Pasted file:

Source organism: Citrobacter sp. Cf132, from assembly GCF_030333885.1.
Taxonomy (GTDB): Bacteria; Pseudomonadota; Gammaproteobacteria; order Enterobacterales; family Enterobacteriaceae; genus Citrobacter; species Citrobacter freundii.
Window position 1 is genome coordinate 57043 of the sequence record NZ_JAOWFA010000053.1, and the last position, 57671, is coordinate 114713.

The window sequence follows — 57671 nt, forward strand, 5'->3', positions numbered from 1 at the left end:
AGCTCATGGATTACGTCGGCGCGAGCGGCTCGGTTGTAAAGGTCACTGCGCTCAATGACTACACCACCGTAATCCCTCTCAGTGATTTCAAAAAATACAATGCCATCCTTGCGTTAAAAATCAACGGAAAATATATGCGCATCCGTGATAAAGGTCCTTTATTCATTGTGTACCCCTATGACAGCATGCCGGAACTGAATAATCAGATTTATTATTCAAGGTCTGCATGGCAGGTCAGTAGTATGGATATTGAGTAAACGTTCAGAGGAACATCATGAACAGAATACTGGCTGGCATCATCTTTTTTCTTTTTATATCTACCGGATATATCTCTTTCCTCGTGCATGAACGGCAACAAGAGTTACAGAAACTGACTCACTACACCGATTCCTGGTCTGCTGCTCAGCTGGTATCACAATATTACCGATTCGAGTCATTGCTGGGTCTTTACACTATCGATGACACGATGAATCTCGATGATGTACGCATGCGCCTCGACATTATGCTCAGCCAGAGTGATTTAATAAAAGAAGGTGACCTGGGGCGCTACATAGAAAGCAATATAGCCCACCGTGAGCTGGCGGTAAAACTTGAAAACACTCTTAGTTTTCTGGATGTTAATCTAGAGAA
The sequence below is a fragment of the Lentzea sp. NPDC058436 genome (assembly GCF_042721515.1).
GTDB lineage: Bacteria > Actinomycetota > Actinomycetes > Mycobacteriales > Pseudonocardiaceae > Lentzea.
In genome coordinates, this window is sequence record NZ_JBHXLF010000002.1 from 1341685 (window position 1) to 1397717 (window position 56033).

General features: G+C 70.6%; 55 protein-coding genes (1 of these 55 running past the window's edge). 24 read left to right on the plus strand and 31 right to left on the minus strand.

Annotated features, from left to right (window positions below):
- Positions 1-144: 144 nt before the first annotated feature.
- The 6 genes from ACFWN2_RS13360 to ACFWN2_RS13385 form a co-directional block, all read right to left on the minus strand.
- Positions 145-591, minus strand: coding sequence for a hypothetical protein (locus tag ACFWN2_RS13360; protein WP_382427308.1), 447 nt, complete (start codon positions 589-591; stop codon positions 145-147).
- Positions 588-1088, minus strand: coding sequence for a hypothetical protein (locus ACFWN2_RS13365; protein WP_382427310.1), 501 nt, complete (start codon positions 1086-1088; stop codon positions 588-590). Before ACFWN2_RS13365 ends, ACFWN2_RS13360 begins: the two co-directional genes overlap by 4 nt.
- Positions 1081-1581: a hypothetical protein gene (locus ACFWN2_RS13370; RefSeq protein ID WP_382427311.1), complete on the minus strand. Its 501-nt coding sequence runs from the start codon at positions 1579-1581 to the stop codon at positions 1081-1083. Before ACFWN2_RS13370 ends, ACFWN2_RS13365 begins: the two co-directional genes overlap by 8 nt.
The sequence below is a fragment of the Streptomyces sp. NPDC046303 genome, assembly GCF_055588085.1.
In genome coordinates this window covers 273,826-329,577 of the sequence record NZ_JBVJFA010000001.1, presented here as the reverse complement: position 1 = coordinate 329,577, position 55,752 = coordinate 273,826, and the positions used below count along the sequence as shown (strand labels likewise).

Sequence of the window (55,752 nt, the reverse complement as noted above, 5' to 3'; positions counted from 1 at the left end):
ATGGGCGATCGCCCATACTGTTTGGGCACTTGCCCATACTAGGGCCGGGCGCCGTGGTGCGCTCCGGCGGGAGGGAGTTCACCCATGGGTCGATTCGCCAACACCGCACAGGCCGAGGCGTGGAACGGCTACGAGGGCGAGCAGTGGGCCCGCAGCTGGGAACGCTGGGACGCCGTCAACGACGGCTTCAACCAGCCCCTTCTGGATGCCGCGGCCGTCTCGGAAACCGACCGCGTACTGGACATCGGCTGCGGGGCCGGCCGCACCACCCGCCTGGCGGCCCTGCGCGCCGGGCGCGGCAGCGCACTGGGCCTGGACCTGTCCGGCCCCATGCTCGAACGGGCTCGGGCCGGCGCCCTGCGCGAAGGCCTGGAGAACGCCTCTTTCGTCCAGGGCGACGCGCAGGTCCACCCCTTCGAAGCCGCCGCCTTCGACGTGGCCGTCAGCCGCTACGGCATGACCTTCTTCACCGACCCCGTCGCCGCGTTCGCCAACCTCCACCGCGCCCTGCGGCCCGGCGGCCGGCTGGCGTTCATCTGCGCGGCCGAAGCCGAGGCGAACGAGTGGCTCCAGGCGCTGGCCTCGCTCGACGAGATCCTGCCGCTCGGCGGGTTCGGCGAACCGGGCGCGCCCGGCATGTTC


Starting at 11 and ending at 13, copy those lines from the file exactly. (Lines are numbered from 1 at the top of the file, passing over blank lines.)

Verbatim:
- Positions 1-144: 144 nt before the first annotated feature.
- The 6 genes from ACFWN2_RS13360 to ACFWN2_RS13385 form a co-directional block, all read right to left on the minus strand.
- Positions 145-591, minus strand: coding sequence for a hypothetical protein (locus tag ACFWN2_RS13360; protein WP_382427308.1), 447 nt, complete (start codon positions 589-591; stop codon positions 145-147).